There were several keys, some of which had remarkably patterned and intricate ends or bits. For every huge key there must have been a vast door, opening into home or business premises, whole worlds within worlds. For every tiny key, each fascinating in its own complexity, there is a missing lock, a missing box and the missing contents to contemplate. Perhaps such keys, each either looped or perforated at the tops, were carried on a string, worn around the neck when small enough or tied to a belt or locked in a draw, along with other keys. Whilst the keys themselves were portable, and the small keys may have opened small and very portable chests, the big keys probably opened big doors, either room doors or cupboard doors, and whilst the keys themselves were portable, what they were opening was much less so.
The pieces of wheel-thrown pottery were impressively large and well made. There was no sign of glazing, so these were probably very practical, every day items. Being rim sherds, the diameters could be calculated to give an idea of the size of the pots. There were no bases, so it was not possible to see if there was any sign of the sort of charring that would be expected for cooking. Perhaps they were used for storage. They were solid and designed to be moved around, re-used and to do a reliable, practical job. A piece of handle probably belonged to an even bigger vessel, looking very like a Roman amphora handle, thick and ribbed, impressively chunky. The contents of the vessel must have been heavy to require such big handles, perhaps a liquid of some sort. If these items travelled, and were broken in the process, it was probably in the process of being shifted across a room or in the case of the thick-handled vessel, perhaps being carted from farm or port to market.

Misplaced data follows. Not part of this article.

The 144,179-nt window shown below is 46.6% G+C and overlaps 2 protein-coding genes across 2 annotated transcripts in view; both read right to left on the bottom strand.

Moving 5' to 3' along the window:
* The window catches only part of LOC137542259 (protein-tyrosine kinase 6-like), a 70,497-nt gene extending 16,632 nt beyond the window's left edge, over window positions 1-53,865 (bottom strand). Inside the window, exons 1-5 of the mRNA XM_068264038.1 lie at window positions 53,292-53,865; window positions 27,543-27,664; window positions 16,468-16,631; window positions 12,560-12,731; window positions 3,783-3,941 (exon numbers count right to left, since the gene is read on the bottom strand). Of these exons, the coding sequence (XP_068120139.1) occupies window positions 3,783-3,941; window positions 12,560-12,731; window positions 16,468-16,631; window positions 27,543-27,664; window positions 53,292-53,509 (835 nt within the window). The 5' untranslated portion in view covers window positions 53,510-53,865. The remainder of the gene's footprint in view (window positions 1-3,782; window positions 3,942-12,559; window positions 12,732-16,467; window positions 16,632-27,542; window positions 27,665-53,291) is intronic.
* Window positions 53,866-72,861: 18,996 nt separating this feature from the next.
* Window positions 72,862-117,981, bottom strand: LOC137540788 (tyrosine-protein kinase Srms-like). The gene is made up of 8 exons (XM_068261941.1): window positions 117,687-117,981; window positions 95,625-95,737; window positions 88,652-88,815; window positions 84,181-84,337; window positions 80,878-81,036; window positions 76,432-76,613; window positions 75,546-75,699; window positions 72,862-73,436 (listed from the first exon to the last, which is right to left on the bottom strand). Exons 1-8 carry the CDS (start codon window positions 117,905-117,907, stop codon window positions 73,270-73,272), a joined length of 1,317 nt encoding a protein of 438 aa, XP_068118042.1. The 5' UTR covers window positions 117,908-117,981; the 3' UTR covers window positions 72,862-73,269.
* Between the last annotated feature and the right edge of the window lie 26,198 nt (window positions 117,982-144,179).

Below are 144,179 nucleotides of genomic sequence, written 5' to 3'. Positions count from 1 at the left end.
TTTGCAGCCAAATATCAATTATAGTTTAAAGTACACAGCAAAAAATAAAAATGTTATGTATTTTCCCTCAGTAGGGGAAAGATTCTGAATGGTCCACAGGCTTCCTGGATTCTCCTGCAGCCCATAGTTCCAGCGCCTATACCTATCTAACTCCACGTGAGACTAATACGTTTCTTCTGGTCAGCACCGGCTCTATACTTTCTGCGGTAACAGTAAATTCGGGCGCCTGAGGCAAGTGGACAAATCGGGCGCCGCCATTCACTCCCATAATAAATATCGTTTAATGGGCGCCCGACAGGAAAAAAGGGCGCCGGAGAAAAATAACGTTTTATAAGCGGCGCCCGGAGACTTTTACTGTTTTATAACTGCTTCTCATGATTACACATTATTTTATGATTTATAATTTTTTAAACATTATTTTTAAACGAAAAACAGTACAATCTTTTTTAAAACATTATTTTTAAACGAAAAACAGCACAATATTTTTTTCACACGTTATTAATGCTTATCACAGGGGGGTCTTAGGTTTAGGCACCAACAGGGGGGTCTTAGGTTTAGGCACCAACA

Medieval floor tiles seem like the antithesis of mobility or portability, but they too had travel tales to tell, as one of the students pointed out very vividly. Between the pattern designers, the clay diggers, the mould-makers, the artisans and those who laid the floors, these pieces passed from hand to hand until they were eventually laid on the ground. They are thick, about 3.5 cms from memory, and as the lady sitting next to me pointed out at one of the trays, there was little sign of inclusions in the fabric. This presumably made them less prone to cracking, more able to bear the weight of people walking over them. The tiles were splendid, the glazed ones with the indented moulded decoration capturing light as we moved them. In candle light, the images, lions and griffins, must have appeared to shift and shimmer, providing them with a type of dynamism beyond the pattern that the contributed to on the floor. I was looking at the Victorian floor tiles in Chester Cathedral last week, for which I have a guilty liking based on the hallways of countless terraced houses around the country, but when compared to the Medieval ones they seem very two-dimensional and glossy. The Medieval ones have a texture, luminosity and energy that are truly remarkable.